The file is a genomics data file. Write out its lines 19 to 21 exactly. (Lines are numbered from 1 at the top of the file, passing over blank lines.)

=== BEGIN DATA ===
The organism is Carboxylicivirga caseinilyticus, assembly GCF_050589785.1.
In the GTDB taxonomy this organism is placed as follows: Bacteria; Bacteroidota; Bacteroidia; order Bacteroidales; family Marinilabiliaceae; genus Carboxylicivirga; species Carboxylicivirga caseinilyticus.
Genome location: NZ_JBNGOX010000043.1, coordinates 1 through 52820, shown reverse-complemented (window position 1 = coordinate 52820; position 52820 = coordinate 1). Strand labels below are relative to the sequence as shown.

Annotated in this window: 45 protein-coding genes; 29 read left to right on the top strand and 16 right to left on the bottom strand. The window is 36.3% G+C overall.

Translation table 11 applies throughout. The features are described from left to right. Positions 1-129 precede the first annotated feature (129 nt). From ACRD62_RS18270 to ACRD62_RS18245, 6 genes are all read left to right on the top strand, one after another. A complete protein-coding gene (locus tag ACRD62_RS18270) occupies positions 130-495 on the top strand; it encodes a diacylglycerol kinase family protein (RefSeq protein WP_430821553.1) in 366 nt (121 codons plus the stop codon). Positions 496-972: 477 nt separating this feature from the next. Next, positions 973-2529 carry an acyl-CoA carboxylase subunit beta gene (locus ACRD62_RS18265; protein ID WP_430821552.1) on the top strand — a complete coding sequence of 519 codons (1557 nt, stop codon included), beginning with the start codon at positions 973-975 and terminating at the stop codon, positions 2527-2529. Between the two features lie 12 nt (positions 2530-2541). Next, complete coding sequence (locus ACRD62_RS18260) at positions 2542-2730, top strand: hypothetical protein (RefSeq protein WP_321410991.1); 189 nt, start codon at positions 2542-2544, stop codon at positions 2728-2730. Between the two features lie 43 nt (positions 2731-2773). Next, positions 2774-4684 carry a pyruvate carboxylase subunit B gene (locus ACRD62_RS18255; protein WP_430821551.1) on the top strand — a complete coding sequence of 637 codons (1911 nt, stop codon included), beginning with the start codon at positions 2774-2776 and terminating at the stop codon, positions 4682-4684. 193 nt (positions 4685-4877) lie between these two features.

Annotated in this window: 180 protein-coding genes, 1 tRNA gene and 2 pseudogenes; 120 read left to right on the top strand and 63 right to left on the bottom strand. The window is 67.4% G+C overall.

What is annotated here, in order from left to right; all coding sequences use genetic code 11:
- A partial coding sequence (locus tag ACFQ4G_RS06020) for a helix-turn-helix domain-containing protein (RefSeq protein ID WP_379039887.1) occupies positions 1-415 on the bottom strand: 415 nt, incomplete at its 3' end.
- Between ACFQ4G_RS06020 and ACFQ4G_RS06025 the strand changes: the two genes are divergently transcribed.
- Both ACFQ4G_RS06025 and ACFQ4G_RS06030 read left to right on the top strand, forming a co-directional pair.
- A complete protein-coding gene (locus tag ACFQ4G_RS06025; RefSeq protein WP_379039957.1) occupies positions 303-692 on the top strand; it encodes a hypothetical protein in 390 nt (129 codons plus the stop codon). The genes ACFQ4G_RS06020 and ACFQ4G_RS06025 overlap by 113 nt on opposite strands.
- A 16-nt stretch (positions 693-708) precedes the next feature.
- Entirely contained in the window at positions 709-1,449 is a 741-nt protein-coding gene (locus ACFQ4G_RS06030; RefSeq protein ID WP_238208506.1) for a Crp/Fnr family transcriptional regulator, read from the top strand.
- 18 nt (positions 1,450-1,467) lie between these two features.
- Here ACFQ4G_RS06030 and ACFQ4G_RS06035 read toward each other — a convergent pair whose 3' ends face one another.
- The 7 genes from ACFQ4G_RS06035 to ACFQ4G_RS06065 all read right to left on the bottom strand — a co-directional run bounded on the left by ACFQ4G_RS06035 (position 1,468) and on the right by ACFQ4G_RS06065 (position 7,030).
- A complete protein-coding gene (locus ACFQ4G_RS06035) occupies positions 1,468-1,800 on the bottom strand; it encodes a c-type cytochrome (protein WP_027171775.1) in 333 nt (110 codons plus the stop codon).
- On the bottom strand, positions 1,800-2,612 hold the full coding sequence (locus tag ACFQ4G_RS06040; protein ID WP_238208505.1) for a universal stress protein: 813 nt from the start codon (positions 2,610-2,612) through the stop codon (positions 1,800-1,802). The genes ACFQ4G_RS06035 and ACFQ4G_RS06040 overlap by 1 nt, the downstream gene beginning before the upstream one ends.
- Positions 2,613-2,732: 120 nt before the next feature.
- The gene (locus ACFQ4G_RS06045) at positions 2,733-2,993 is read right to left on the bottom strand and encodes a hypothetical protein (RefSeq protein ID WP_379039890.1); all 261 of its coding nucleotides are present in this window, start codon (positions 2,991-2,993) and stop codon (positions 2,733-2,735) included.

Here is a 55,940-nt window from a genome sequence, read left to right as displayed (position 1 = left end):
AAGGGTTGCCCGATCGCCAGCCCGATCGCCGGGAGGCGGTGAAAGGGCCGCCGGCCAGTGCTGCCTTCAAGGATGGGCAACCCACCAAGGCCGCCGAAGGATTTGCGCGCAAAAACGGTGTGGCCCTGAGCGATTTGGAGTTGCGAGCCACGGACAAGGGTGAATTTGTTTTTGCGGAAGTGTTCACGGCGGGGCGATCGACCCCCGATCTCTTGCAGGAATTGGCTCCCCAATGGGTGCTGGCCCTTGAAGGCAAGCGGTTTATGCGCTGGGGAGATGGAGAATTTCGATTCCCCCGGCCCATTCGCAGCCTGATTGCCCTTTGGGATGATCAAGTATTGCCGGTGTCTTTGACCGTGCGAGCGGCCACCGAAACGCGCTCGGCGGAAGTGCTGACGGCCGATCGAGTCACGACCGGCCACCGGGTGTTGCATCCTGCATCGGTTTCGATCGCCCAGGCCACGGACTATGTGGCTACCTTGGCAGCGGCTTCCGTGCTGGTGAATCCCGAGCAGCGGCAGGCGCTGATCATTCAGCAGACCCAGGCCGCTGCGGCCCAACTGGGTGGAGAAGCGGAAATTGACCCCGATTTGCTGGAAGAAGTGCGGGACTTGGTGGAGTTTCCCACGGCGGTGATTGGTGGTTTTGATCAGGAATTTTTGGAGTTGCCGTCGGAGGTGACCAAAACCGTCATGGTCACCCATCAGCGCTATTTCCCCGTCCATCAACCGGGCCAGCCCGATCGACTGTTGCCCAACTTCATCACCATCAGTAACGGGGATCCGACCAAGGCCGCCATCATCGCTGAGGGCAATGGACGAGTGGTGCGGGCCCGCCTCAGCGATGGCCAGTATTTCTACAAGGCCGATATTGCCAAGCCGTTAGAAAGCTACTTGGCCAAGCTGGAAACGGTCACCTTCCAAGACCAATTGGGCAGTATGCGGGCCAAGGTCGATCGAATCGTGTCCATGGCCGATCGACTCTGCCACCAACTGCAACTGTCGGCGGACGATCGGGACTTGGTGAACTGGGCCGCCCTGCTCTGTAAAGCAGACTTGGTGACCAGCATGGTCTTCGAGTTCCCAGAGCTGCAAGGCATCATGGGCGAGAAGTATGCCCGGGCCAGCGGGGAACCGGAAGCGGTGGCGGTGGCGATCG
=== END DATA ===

- Positions 2,613-2,732: 120 nt before the next feature.
- The gene (locus ACFQ4G_RS06045) at positions 2,733-2,993 is read right to left on the bottom strand and encodes a hypothetical protein (RefSeq protein ID WP_379039890.1); all 261 of its coding nucleotides are present in this window, start codon (positions 2,991-2,993) and stop codon (positions 2,733-2,735) included.

Here is a 55,940-nt window from a genome sequence, read left to right as displayed (position 1 = left end):